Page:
Event ReportsPublished on Nov 07, 2015
India will have to decide what the TPP means for its domestic reforms agenda. India need foreign markets to grow and it cannot presume that the size of its domestic market will force others to come to its terms.
Is India prepared for new global trading regimes?

With slow and tardy movement in the WTO negotiations, global focus has shifted to bilateral or multilateral agreements such as the Trans-Pacific Partnership (TPP), the Trans-Atlantic Trade and Investment Partnership (TTIP) negotiations and the Regional Cooperation Economic Partnership (RCEP), which together account for nearly three quarters of global trade. The key outcome of these free trade agreements (FTAs) is the evolution of high and dynamic standards for trade and investment which are most likely to seriously affect both trade and investment of emerging economies. With this backdrop, ORF hosted a panel discussion on "Emergence of New Trading Regimes: Options for Emerging Economies" on 29 October 2015.

Moderating the panel, the discussion was kicked off by Mihir Sharma, Opinion Editor of the Business Standard who contextualized what the TPP means for India and how it forces India to make decisions. Firstly, on the strategic aspect where until now India has prided itself on its strategic autonomy to the greater game played by US and China, he argued that India no longer has the comfort to do so. Secondly, India will be forced to acknowledge the changing nature and instrumentalisation of international trade negotiations. Thirdly, India will have to decide what the TPP means for its domestic reforms agenda. India will need foreign markets to grow and it cannot presume that the size of its domestic market will force others to come to its terms.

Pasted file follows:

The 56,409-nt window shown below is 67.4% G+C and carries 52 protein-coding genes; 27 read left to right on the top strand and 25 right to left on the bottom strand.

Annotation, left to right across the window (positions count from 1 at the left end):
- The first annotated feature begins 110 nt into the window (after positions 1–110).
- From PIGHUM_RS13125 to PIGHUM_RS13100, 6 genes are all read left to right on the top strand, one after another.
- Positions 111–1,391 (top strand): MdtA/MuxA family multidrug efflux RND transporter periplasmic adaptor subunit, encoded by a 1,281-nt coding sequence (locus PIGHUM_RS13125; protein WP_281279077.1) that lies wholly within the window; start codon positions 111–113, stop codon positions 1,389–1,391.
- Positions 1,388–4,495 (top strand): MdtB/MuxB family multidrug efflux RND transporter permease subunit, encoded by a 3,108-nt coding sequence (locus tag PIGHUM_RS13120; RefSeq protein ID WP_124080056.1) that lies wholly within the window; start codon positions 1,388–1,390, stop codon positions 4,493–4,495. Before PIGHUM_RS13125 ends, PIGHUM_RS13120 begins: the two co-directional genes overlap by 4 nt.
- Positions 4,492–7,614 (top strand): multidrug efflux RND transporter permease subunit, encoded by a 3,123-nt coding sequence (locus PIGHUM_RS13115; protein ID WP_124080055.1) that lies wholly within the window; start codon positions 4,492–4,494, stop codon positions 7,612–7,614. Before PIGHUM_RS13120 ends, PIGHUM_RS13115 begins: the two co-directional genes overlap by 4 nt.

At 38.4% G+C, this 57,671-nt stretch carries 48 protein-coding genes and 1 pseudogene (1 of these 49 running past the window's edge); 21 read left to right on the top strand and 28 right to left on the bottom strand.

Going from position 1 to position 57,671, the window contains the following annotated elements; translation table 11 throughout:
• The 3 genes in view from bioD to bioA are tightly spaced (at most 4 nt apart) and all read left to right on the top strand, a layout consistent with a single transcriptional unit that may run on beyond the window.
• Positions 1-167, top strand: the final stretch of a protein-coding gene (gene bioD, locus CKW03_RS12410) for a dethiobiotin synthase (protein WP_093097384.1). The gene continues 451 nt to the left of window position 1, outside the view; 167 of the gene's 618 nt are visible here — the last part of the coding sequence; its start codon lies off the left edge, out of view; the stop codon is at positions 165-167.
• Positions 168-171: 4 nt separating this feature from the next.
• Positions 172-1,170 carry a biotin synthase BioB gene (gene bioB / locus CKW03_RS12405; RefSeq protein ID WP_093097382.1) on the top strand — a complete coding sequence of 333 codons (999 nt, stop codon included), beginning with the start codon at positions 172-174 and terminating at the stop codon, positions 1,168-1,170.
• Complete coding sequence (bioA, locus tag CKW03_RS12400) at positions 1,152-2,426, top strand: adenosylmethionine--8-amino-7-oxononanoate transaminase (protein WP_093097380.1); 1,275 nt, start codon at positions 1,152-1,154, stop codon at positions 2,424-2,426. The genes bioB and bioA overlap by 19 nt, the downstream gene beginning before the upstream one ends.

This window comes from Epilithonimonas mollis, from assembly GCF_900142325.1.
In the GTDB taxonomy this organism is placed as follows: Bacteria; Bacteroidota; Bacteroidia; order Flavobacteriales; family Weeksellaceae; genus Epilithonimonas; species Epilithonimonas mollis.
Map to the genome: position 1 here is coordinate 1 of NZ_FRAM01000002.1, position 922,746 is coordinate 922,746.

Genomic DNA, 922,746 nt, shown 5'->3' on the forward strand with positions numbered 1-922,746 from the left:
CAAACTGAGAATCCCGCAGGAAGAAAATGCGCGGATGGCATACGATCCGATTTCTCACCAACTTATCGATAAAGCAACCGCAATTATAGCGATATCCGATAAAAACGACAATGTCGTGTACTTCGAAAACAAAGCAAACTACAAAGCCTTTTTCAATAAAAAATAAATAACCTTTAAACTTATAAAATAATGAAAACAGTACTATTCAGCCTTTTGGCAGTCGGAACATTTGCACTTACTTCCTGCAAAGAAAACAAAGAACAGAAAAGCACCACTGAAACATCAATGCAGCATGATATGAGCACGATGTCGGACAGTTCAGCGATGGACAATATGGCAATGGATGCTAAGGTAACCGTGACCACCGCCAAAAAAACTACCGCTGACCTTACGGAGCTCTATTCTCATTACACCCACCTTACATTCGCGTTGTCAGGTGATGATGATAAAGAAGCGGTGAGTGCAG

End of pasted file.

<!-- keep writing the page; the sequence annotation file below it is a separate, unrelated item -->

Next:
Taking it forward, Geethanjali Nataraj, Senior Fellow, ORF, said that India has to contend with these mega-FTAs. She argued that India is not geared up for the salient issues of the TPP, namely competition policy, regulatory symmetry, environmental and labour standards, trade in investments, technical barriers to trade, trade in services and especially intellectual property rights (IPR). The process of joining the TPP will call for a painful and difficult reformation of India's economy and therefore India could focus on further regional integration in the Asia-Pacific by joining the APEC and also join regional FTAs like RCEP which will help India undertake domestic reforms and build a platform to join the TPP in the future. This needs exigent attention as the TPP will have a major impact on the cash flows of the manufacturing industries in India, noted Shailesh Pathak, Executive Director of the Bhartiya Group. He said that with textiles and fashion in leather among the top 5 employers in India, this would severely affect Indian jobs which would shift to Vietnam due to cheaper production costs and will also affect the employment and cash flows of Indian industries. He stressed the need for India to improve contract enforcement, reduce costs of production and improve logistics and infrastructure efficiency if it hopes to take on countries benefitting from the TPP.